President Yoon Suk-yeol likely to suggest new currency swap deal with the US at the upcoming UN General Assembly
An electronic screen at the Hana Bank`s dealing room in central Seoul shows the won-dollar currency exchange rate on Monday (Yonhap)
The sharply weakening value of the Korean currency has raised alarms among onlookers in recent weeks as it could lead to higher trade deficit, taking a toll on the nation’s economy, sources said Monday.
The Korean won was trading at 1,391.9 won against the US dollar around 2 p.m. on Monday, inching toward the symbolic 1,400 won-mark that had been only surpassed during past financial crises. The local currency fell below 1,400 won against the US greenback in December 1997 and November 2008 and continued to remain below the mark in the following months, stalling Korea’s economic growth for some time.
While the weakening won is unlikely to lead to another financial crisis, it could still create waves that could increase the nation’s trade deficit. A trade deficit occurs when the value of a country's imports exceeds the value of its exports and for a country that heavily relies on its outbound shipments, it could mean trouble.
“South Korea is currently trapped in a vicious cycle of rate hikes, rising trade deficits and the falling value of the won,” Kim Hyo-jin, a researcher at KB Securities, said.
“The trade deficit has been leading to the weakening won, which has been creating hurdles for Korea’s imports, which in turn contributes to higher trade deficit,” she added.
According to latest data from the Bank of Korea, the nation’s August trade deficit came to $9.47 billion, the highest since 1956 when the government began to collect such data. The January-August deficit of $24.7 billion has already surpassed the yearly high set in 1996. Higher prices of energy and petroleum products accounted for 78 percent of this year’s trade deficit so far, according to the central bank.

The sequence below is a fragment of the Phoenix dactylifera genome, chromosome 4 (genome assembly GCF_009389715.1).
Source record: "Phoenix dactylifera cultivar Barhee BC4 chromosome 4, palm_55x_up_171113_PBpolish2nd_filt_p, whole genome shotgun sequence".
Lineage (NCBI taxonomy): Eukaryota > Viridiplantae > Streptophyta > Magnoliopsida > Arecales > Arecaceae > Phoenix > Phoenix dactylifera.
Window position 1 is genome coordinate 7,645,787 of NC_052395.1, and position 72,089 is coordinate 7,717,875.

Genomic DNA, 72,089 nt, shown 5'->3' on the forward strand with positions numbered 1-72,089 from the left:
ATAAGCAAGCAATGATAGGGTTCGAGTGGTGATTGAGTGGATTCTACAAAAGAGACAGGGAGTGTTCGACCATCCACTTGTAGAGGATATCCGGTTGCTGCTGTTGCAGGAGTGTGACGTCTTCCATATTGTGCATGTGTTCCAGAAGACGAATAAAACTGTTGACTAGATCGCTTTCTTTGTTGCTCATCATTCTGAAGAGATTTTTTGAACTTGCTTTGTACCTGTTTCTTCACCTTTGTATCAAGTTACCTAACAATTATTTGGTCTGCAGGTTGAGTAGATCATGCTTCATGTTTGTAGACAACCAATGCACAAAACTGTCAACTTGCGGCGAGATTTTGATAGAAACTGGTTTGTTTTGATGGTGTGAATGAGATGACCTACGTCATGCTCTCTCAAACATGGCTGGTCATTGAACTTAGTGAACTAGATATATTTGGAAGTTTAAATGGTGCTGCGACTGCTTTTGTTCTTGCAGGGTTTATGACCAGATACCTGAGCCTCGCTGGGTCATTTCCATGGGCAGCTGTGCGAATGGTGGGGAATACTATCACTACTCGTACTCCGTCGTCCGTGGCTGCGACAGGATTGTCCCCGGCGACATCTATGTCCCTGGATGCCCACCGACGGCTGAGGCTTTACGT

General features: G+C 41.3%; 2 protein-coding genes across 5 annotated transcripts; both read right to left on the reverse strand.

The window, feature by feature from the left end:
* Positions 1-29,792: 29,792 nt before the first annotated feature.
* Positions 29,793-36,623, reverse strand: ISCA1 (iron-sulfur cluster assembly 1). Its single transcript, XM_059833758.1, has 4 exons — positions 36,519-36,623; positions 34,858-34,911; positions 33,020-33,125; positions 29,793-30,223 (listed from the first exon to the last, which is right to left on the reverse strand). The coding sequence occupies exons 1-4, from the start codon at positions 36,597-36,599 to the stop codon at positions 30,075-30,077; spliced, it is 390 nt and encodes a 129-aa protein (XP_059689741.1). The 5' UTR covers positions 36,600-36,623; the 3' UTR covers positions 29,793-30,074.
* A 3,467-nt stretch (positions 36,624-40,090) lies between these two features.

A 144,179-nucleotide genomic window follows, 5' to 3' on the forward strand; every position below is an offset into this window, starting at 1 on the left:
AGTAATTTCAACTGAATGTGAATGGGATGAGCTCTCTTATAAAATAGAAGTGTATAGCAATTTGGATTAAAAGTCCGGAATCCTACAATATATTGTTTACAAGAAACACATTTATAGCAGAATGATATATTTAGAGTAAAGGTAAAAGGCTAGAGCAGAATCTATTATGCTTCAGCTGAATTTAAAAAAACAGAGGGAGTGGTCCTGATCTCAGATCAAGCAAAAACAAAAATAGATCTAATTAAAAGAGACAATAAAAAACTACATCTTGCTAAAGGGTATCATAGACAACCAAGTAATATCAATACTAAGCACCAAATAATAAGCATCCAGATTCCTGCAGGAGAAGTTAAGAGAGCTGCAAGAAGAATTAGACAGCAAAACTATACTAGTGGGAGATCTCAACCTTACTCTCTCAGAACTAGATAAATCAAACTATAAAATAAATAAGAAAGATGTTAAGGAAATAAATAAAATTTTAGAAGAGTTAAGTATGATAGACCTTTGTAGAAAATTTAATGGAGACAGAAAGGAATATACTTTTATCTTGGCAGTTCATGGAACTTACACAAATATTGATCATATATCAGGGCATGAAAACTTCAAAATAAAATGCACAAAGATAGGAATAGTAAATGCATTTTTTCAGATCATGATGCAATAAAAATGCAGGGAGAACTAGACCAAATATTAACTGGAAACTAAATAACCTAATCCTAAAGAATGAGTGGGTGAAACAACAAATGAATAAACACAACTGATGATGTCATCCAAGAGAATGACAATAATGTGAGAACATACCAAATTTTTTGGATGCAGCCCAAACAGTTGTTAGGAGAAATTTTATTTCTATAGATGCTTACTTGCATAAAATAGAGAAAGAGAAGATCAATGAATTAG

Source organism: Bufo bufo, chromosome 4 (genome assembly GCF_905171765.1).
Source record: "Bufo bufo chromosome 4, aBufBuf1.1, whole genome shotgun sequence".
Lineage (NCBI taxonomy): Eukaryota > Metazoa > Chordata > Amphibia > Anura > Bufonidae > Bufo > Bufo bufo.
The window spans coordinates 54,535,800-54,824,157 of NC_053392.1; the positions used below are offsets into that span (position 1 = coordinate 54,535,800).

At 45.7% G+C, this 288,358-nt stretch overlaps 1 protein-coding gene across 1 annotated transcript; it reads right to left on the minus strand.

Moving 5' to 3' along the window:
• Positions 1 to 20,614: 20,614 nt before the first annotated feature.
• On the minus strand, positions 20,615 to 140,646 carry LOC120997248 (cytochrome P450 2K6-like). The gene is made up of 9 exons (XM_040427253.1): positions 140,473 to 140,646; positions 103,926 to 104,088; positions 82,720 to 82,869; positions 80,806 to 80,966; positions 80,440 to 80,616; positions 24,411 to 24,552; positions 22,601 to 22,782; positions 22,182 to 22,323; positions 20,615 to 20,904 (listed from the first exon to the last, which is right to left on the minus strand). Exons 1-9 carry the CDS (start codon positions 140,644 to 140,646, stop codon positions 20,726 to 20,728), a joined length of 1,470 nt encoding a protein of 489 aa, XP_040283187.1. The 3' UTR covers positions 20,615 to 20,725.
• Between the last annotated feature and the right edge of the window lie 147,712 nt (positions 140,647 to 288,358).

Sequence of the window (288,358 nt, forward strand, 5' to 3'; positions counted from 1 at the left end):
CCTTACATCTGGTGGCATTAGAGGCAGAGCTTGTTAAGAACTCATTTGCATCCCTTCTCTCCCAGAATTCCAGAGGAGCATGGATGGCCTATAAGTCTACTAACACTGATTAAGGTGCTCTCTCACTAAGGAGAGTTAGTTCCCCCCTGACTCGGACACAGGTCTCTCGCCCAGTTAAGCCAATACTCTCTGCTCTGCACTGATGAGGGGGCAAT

Noting the won’s sharply weakening value, authorities recently shifted their previous stance of downplaying the associated risks toward adopting more hard-line measures that could cushion the economy from possible blows.
Financial authorities recently asked major commercial banks here to give hourly reports on dollar transactions, a warning widely interpreted by the firms to refrain from “unnecessary” dollar purchases.
On top of it, President Yoon Suk-yeol is expected to discuss the possibility of a new Korea-US currency swap deal with US President Joe Biden when they meet on the sidelines of the UN General Assembly in New York later this week.
“Since it is a topic of common interest, a discussion is expected to take place naturally,” Choi Sang-mok, senior presidential secretary for economic affairs told reporters on Friday, referring to the currency swap deal.
The first Korea-US currency swap deal worth $30 billion was signed in October 2008 and remained effective until February 2010. Analysts lauded the monetary partnership saying that it played a crucial part in alleviating the risks of the 2008 global financial crisis on Asia’s fourth-largest economy. It had helped bring the won-dollar exchange rate back down to 1,170 won per dollar in February 2010 from 1,468 won per dollar in October 2008, according to the Bank of Korea.
Korea’s latest currency swap deal was signed in March 2020 and remained in place until December last year. It was worth $60 billion.
Experts worry that the won’s latest retreat is surrounded by “more complicated” risks compared with the similar events in the past.
“There were no big events that posed as risks, the won is falling to 1,400 won, dragged down by the possibilities of the US Federal Reserve’s interest rates surpassing South Korea’s base rate and higher trade deficits,” Yang Jun-sok, an economics professor at the Catholic University of Korea said.
“The currency swap deal with the US could quell investor sentiment as the rate difference between Korea and the US widens,” he added.
By Jung Min-kyung (email@example.com